High above downtown Vicksburg, overlooking the Yazoo River as it snakes its way to join the mighty Mississippi, Ginger Donohue surveys the landscape as the sun sets over neighboring Louisiana. She takes a deep breath and sighs contentedly.
She’s visiting with friends, giving them a both a visual and verbal lay of the land from atop the roof of the 10 South Rooftop Bar and Grill.
“I was born and raised here, and I love my city,” Donohue said. “When you go anywhere around here, people recognize you. And no matter where you go, you’ve got a friend.”
A Regions banker, Donohue works in nearby Beechwood. Beyond her banking role, she’s an unofficial tour guide, with dozens of stories and even more suggested must-visit stops. Just make sure you have plenty of time to spare. There’s a lot to see – especially for history buffs. The town on the banks of the Big Muddy first boomed as a 19th Century trade center, played a pivotal role in the American Civil War and helped launch a commercial icon.
And, as with so many Southern towns with a past, it has ghost stories aplenty.
Coca-Cola is a product of Atlanta, but the soft drink was first bottled in Vicksburg, thanks to the ingenuity of local businessman Joe Biedenharn. Along with candy, Biedenharn served fountain drinks that became available when the soda pop company shared its syrup with small stores across the South. But his customers wanted more – namely the opportunity to take Coca-Cola home.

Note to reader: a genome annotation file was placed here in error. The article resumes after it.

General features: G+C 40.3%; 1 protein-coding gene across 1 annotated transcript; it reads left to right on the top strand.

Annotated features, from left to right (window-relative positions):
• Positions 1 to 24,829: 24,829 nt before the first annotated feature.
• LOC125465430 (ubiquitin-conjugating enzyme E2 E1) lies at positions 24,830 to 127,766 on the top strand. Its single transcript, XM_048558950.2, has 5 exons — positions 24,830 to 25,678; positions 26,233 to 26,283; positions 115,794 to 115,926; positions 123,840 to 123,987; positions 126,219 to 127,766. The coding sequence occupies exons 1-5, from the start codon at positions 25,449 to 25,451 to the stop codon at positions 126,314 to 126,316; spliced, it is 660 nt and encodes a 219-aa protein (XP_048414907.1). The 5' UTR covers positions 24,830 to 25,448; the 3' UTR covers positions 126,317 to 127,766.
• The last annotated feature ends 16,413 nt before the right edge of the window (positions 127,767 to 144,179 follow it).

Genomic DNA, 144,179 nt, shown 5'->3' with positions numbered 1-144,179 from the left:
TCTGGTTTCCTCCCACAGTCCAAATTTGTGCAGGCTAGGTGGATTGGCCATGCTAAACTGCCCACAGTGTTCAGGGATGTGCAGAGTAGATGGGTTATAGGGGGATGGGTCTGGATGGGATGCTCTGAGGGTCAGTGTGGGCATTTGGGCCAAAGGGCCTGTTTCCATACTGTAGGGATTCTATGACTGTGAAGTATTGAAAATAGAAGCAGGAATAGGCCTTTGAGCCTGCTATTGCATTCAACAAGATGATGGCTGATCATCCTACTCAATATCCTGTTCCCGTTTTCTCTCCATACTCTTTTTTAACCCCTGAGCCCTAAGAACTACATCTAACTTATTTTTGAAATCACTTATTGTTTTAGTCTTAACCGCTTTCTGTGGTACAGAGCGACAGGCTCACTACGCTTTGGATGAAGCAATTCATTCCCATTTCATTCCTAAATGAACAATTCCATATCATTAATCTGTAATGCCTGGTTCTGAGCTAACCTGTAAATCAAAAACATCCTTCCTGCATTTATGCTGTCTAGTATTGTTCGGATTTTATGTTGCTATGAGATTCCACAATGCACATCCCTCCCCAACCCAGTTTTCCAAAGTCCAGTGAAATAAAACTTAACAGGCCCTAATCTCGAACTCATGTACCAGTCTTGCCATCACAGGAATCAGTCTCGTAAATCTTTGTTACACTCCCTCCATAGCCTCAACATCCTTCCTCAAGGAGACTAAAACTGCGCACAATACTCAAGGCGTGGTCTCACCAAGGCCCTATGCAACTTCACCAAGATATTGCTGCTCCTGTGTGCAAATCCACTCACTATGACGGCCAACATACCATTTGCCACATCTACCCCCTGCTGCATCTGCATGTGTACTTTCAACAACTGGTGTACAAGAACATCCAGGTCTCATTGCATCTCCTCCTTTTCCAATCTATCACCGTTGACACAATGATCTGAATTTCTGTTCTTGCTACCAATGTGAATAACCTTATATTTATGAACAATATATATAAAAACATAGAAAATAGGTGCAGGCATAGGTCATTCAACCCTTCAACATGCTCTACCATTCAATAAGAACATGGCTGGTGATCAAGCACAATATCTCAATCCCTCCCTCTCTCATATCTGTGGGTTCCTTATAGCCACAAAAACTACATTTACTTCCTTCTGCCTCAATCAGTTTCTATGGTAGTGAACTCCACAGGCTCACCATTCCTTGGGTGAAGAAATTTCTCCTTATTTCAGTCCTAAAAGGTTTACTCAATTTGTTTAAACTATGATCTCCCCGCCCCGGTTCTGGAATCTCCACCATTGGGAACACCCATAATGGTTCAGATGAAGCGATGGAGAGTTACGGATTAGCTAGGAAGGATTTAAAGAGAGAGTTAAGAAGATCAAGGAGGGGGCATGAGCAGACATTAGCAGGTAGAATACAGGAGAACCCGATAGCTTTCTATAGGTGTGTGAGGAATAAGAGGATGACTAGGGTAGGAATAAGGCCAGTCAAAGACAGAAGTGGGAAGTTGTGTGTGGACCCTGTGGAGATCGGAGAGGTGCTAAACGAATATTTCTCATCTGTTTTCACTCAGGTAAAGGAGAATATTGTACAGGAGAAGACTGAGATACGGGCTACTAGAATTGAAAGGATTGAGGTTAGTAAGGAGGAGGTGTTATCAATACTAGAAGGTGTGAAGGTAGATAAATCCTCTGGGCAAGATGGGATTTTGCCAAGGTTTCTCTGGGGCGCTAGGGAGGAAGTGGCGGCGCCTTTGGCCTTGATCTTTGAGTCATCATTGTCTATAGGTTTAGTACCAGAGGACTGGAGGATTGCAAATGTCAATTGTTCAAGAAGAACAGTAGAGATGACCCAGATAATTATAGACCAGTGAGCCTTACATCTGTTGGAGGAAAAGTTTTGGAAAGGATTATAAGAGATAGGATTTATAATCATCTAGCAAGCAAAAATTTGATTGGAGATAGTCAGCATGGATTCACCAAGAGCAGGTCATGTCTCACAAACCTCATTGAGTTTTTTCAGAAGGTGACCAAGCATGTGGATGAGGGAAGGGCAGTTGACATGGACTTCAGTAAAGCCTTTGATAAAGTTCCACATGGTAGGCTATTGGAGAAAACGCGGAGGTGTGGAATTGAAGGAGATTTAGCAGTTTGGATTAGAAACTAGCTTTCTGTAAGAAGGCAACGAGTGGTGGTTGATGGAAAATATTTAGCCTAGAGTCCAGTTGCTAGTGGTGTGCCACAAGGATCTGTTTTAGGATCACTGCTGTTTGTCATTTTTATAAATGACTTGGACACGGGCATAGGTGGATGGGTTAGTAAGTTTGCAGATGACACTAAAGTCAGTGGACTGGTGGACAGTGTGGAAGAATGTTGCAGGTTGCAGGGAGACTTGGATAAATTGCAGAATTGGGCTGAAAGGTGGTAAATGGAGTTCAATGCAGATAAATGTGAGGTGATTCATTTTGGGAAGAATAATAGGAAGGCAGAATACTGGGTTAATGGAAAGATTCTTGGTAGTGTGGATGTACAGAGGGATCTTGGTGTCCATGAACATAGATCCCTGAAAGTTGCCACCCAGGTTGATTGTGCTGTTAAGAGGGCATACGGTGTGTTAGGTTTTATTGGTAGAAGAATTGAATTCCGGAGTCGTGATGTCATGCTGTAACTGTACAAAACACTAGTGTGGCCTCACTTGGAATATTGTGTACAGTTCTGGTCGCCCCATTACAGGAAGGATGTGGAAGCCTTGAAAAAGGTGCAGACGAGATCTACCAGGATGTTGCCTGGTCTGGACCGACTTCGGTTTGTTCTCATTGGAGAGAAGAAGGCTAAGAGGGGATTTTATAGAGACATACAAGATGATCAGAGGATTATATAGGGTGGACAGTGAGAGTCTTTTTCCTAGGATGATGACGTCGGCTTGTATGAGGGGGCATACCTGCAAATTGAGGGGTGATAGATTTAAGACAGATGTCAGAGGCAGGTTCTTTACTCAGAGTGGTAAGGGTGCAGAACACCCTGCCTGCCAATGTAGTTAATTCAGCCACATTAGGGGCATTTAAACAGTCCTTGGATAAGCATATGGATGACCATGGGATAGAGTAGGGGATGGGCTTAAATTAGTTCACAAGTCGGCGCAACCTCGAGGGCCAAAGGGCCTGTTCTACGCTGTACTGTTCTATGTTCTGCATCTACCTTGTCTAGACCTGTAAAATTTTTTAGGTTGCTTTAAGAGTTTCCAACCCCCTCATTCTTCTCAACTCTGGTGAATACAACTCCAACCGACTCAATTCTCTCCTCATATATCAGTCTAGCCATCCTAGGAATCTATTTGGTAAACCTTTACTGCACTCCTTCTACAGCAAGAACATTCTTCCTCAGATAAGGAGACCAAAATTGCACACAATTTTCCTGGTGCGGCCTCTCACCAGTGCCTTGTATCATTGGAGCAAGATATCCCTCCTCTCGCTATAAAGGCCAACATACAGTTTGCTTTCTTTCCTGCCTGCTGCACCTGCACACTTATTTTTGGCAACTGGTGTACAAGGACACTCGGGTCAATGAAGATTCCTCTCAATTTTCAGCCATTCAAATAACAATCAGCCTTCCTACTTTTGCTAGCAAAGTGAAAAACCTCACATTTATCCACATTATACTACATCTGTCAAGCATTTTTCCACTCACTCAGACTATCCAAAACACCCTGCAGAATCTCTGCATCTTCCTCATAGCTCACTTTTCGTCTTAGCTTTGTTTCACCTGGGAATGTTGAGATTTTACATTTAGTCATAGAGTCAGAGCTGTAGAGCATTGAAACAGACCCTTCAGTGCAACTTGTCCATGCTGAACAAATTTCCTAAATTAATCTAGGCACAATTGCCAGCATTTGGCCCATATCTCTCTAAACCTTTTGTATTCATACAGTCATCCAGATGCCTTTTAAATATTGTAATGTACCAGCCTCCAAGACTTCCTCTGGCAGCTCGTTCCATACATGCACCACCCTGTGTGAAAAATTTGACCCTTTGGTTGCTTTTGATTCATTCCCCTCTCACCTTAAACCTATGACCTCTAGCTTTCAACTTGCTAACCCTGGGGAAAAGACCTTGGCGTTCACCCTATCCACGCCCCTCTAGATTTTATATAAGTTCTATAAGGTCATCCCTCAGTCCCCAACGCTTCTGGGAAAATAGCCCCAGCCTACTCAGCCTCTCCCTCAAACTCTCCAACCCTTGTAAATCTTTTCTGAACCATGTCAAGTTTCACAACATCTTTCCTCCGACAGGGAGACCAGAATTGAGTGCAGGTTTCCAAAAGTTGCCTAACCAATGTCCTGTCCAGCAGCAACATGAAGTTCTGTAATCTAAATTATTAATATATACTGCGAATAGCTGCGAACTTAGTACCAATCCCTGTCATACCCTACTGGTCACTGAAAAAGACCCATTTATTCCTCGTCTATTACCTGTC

So Biedenharn asked the Coca-Cola Company for permission to bottle the concoction in his store. Surprisingly, the request was granted without hesitation. Wearing a heavy coat, wooden shoes and a mask to protect himself from the occasional exploding glass bottle, Biedenharn went to work creating a cultural phenomenon.
Since 1979, the Biedenharn Coca-Cola Museum has provided a moment frozen in time – 1894, when Biedenharn first filled the blob-top bottle embossed with his name and location. Thanks to a joint effort by the Biedenharn family and the Vicksburg Foundation for Historic Preservation, a visit to the candy store lures tourists wanting to learn about the evolution of the soda bottle and Coke’s rise to business prominence. And, the bonus? Try the original Coca-Cola ice cream float at the counter, as Joe intended.